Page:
Making employees work overtime at the cost of their sleep isn’t beneficial to any organization; in fact, overtired employees can become a greater economic burden for companies.
A recent report reveals that one in every five employees is sleep-deprived, and of those, more than half are at risk of absenteeism, injuries and accidents. Among those who get below-average hours of sleep, 54 percent are more likely to experience stress in their job.
The report has been compiled by Global Corporate Challenge (GCC), an international firm that collected the data from about 285,000 employees of 1,200 of the world’s most recognized brands. So far, the data sample is one of the largest and most diverse of its kind.
Sleeplessness is a costly affair
Discouraging the modern, technology-focused workplace culture, the GCC Insights report says, “Sleep is as essential as oxygen, food or water and when it is compromised it is no different to starving the body and mind of these other essential elements.”
Employees perform their best when they return to office after getting enough sleep, not when they are compromising their sleep and working odd hours. The official 40-hour workweek culture is slowly extending to 47-hours, according to a Gallup study. Longer working hours and undying connectivity to smartphones and computers have led to the prevalence of Excessive Daytime Sleepiness (EDS)—a condition that is proven to increase the risks of absenteeism and presenteeism, workplace stress, travel accidents, lost-time injuries, and poor physical and mental health in the workplace.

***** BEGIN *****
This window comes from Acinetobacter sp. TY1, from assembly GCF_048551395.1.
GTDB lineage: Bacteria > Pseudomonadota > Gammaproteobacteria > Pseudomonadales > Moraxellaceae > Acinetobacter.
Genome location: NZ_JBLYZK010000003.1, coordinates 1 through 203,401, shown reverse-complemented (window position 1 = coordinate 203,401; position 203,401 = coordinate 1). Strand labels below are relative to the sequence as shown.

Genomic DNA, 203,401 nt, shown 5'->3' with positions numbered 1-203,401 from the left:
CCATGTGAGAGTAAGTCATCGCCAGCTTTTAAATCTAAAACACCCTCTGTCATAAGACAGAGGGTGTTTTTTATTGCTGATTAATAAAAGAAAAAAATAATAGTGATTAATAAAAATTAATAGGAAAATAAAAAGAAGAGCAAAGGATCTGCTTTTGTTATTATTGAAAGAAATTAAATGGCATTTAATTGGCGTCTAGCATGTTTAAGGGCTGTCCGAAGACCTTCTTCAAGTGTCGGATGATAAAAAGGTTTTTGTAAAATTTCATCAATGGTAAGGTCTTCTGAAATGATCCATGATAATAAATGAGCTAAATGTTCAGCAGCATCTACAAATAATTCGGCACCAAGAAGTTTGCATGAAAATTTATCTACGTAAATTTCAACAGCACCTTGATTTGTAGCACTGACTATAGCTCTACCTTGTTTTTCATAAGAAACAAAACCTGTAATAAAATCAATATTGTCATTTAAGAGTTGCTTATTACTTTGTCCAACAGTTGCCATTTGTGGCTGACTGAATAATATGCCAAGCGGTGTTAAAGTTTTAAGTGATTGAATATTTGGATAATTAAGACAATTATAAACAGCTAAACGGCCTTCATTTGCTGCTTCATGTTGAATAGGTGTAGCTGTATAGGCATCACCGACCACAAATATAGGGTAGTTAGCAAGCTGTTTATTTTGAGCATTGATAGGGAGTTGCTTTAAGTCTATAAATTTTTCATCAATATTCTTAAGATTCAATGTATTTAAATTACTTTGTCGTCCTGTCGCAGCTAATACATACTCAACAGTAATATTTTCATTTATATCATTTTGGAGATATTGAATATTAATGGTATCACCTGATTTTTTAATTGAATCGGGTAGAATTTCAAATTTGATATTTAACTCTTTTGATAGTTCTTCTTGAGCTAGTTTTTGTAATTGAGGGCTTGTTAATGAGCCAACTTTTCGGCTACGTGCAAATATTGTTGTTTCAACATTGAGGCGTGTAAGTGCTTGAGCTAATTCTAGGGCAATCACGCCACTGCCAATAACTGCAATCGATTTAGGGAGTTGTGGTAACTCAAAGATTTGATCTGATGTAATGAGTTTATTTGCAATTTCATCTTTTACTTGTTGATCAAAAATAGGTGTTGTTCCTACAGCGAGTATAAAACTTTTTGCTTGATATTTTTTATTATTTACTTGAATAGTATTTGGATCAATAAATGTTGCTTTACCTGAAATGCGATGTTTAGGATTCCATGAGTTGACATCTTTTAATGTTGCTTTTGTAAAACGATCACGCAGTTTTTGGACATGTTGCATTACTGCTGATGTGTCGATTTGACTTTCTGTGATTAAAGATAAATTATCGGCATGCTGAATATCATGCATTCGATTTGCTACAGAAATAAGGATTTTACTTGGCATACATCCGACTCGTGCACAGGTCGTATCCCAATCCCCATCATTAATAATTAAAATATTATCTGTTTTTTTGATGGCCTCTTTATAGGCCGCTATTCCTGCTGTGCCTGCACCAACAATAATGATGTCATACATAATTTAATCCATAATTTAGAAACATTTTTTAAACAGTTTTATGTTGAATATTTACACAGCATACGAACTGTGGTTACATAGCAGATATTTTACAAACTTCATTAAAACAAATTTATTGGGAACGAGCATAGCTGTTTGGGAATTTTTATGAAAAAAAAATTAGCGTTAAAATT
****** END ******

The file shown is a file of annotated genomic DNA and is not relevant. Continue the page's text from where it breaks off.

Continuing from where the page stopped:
Relationship between sleep and fatigue
Another key finding of the GCC study is that 93 percent of poor to extremely poor sleepers are more likely to display workplace fatigue, a common symptom of EDS. While fatigue is a common result of ignoring sleep among blue-collar workers, white-collar employees report an inability to pay attention, increased work stress, and altered immunity due to poor sleep.
Forty percent of above average sleepers need coffee to get through the day, whereas this figure increases to 52 percent among those who get below-average sleep. The report also finds that “those with below average sleep quality are 2.4 times (240%) as likely to rate their overall health poorly than those with average or above average sleep quality.”
How can employers bring about change?
To increase productivity, companies like The Huffington Post and Nationwide Planning Associates have introduced “nap rooms” to let employees take a nap during working hours.
Google, P&G have installed futuristic “EnergyPods” which are sophisticated sleep chairs to encourage power napping at work.
GCC’s report has a number of suggestions for employers to promote healthy sleep as part of a company’s culture. Along with providing training in sleep optimization, employers can promote physical activities and improve nutrition among workers. It could also be beneficial to encourage employees to be less digitally connected in the evenings.